Rory McIroy's hopes of reversing his dire fortunes at the Irish Open came to a crashing halt after another mediocre showing in Round 2. That condemned him to a familiar early exit from this championship.
McIlroy had been dismal during the opening round at Fota Island, where most of the damage to his chances was done. He lamented his own preparation as a major factor in his failings, per The Guardian:
I’m jet-lagged wherever I go because I’m travelling so much, so it’s not like that’s an excuse for me. But not being able to do much on Monday and Tuesday was really frustrating, I would have liked to have hit some balls and done some practice those couple days to prepare.
But sometimes that’s just the way it goes and I just need to play better the next few years and get my own plane so that doesn’t happen.
McIlroy hadn't been able to "do much" because, believe it or not, he was without clubs until the eve of the tournament. That calamity summed up his time in Cork, a miserable foray into his national championship.
McIlory made sure he got his practice shots in ahead of Round 2, per The Irish Open Twitter account:
However, the practice did McIlroy few favours, even though he was better in Round 2 than he had been on opening day. But starting the play so far behind made the task too tough, even for McIlroy.
He was forced into playing risky shots. His swing was never consistent, as McIlroy always seemed to have most of his mind on erasing the disaster of Round 1.
BBC Sport detailed how McIlroy couldn't match enough spectacular shots with efficiency at key moments:
McIlroy, the highest-ranked player in the field at number six, had a 69 but after his opening 74 it was not enough.
It was the second year in a row 25-year-old McIlroy has made an early exit at the Irish Open.
He needed to finish birdie-eagle to qualify for the weekend and although he holed from long range on the 17th and hit a brilliant escape from the trees on the last, he was unable to chip in from the front of the green.
Despite his struggles during his time at Fota Island, McIlroy continued to be the big draw on the course. The lion's share of spectators followed his every stroke, even if a comeback into contention was always unlikely:
Here's McIlroy's Round 2 and final scorecard for this Open:
|3||2 - Birdie||3|
|4||7- Double Bogey||5|
|5||4 - Birdie||5|
|6||3 - Birdie||3|
|8||5 - Bogey||4|
|9||5 - Bogey||4|
|10||3 - Eagle||5|
|12||5 - Bogey||2|
|13||2 - Birdie||3|
|16||5 - Bogey||4|
|17||2 - Birdie||3|
|18||4 - Birdie||5|
The successive Bogeys at the eighth and ninth holes effectively ended McIlroy's tournament. His Eagle on the 10th was the bright moment of the day, but it couldn't redress the damage.
That left McIlroy nowhere near a leaderboard that was all change behind front-runner Mikko Ilonen:
|T2||Graeme McDowell||Northern Ireland||-8|
|T8||Gareth Maybin||Northern Ireland||-6|
McIlroy has already qualified for The Open Championship, but it will still sting his pride to have made such a feeble showing at Fota Island.
Rory McIlroy came into the Irish Open at Fota Island seeking redemption for a disappointing U.S. Open campaign that promised so much at Pinehurst last week.
Under par heading into the weekend in North Carolina, McIlroy closed with rounds of 74 and 73 to post a final score of six-over par in a tie for 23rd place, 15 shots behind champion Martin Kaymer.
Perfect timing, then, for the Northern Irishman to return to the UK and build confidence in one of the European Tour’s weaker fields, but he didn’t get off to the best of starts when United Airlines lost his clubs in transit, as he revealed via Twitter:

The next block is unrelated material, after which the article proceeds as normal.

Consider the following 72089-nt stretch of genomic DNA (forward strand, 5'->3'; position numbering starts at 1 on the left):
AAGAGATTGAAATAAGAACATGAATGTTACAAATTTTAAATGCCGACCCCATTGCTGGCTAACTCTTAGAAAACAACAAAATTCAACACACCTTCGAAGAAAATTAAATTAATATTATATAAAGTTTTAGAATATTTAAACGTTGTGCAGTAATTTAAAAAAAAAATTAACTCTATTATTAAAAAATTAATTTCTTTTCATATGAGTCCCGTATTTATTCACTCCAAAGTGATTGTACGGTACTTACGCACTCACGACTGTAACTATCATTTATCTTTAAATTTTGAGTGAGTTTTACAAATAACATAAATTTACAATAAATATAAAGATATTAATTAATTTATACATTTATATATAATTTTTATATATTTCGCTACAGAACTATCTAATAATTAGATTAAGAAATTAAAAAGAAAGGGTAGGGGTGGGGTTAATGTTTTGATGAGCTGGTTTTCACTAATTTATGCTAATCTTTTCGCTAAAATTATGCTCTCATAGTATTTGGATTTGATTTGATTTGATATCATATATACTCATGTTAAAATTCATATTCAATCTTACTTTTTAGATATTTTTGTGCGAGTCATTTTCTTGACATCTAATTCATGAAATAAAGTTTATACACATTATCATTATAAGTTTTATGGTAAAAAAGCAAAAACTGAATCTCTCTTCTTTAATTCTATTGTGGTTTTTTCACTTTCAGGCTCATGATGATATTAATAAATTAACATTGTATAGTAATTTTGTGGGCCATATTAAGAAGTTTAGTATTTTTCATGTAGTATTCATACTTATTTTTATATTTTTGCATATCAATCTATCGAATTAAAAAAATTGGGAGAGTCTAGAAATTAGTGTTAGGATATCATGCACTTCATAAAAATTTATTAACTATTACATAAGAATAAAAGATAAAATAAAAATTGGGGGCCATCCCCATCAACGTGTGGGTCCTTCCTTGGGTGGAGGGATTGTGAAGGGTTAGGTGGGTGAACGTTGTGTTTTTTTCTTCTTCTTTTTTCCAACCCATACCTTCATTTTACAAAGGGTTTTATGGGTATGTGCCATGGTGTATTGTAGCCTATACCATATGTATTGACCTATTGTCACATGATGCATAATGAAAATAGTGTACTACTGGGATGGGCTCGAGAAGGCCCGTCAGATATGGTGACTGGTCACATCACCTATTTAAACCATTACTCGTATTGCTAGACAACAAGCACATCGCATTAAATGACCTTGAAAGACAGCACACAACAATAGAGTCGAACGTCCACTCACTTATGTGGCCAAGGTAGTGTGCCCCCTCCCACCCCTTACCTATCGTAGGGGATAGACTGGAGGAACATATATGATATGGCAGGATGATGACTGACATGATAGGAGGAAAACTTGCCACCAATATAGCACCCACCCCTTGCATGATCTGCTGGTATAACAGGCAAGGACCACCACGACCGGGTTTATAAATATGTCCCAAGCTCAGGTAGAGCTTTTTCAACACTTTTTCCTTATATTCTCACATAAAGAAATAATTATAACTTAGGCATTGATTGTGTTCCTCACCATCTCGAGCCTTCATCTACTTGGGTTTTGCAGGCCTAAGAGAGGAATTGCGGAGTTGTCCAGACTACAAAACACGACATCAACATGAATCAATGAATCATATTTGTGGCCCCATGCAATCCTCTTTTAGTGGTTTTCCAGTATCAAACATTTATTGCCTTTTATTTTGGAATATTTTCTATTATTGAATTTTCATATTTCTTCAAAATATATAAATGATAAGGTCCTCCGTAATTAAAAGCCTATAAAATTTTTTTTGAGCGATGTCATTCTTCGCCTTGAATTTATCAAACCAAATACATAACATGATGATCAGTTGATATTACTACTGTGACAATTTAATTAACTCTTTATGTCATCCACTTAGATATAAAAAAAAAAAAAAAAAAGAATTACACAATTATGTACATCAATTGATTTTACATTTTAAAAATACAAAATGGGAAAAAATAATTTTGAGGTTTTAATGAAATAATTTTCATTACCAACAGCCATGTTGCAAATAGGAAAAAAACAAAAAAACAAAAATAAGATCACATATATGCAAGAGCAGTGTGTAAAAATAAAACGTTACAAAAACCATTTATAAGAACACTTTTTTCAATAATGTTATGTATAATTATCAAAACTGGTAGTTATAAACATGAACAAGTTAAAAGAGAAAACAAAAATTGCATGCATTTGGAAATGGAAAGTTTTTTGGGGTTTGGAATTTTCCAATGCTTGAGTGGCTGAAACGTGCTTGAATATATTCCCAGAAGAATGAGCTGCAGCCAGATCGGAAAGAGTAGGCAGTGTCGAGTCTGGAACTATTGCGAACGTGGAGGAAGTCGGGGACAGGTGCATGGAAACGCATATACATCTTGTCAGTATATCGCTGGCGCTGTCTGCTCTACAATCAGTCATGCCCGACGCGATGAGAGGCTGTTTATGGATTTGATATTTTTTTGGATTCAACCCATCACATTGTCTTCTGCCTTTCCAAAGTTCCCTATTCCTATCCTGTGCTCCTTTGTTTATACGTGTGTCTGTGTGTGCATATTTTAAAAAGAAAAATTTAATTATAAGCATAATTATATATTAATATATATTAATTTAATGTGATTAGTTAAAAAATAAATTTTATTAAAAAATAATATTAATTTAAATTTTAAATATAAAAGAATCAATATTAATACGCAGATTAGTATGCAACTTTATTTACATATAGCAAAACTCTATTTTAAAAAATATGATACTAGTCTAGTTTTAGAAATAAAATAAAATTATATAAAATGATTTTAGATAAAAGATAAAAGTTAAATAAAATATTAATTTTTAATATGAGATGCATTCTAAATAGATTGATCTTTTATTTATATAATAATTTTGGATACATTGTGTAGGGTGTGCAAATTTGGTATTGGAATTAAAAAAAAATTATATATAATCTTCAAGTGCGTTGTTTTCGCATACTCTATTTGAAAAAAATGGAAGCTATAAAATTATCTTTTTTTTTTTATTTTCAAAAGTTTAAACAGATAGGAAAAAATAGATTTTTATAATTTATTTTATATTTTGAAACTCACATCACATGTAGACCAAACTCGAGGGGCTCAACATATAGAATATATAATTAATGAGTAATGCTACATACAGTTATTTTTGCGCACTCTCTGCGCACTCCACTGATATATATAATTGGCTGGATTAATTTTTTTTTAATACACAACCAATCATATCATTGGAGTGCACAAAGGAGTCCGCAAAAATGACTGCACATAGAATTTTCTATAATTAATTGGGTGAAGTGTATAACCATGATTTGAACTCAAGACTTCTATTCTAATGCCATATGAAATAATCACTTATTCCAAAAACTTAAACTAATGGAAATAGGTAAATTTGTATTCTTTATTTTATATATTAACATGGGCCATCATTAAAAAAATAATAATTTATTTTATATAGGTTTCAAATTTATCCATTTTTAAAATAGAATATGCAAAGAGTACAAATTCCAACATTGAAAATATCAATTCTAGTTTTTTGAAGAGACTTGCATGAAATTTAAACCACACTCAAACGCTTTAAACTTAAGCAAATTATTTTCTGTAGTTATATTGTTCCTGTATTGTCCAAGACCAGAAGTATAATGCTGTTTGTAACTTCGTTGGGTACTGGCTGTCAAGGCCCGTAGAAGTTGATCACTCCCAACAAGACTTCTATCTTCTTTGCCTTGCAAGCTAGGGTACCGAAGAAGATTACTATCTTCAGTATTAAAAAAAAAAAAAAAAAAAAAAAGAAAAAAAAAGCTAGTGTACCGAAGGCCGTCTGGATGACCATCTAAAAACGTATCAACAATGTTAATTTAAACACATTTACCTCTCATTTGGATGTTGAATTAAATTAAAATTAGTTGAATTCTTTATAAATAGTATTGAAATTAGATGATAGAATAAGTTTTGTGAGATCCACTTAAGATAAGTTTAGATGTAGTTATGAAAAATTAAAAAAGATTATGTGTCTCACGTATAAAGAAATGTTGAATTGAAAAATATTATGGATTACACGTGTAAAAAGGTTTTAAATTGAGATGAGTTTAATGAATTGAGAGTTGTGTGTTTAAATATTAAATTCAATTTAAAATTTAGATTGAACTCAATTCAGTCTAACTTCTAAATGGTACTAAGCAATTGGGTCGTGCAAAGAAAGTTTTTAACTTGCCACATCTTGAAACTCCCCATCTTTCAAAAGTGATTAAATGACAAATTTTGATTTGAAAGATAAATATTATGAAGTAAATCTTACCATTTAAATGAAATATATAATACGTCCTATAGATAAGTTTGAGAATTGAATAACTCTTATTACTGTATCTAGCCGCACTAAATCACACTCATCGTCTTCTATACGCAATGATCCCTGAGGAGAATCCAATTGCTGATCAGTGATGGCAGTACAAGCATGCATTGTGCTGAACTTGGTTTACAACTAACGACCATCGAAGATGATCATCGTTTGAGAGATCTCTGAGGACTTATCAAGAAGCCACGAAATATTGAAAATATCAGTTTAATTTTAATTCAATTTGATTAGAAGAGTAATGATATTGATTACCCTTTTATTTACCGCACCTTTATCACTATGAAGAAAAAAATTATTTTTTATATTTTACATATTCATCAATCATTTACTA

Hey @united landed in Dublin yesterday morning from Newark and still no golf clubs... Sort of need them this week... Can someone help!?— Rory Mcilroy (@McIlroyRory) June 17, 2014
Though the airline eventually returned the clubs to the former world No. 1, he’d almost be wishing they didn’t after enduring a disappointing opening round in Cork.
Playing alongside Padraig Harrington and Stephen Gallacher, McIlroy posted a three-over-par 74 that included six bogeys and three birdies in a round in which his short game let him down, as his scorecard shows below:
The round left the pre-tournament favourite in a tie for 67th when he came into the clubhouse after signing for his 74, with the top 10 out of sight. Here's how they lined up at the top of the leaderboard after McIlroy's round:
Starting on the 10th hole, McIlroy kicked off with two bogeys in his first five holes, with his bogey on the 14th setting the tone for the rest of the round.
Having missed the green on the 417-yard par four, the 25-year-old duffed his chip and was forced to accept a bogey. Though a birdie at the 18th put him one over par at the turn, he struggled on his back nine and lamented to his three-over total.
Bogeys on the second, third, sixth and seventh saw McIlroy’s round slip away from him, though birdies on the fifth and ninth did repair some of Thursday’s damage.
Speaking after his round, the Northern Irishman lamented his short-game performance but took some positives from the way that he drove the ball on Thursday—per European Tour:
I still drove the ball great and got in the positions that you need to, but short-sided myself a couple of times, hit a couple of loose shots with my wedges and could not get a putt to drop. I was pretty sloppy with the scoring clubs so I might head to the range this afternoon to work on those. I need to do better tomorrow to be here for the weekend.
With the Irish Open leaders hovering around five-under par at the time of his return to the clubhouse, McIlroy needs a drastic improvement if he’s to do any damage at Fota Island.
Having missed the cut last year in the middle of some disappointing form, McIlroy is now staring at back-to-back missed cuts if he cannot make corrections to his short game.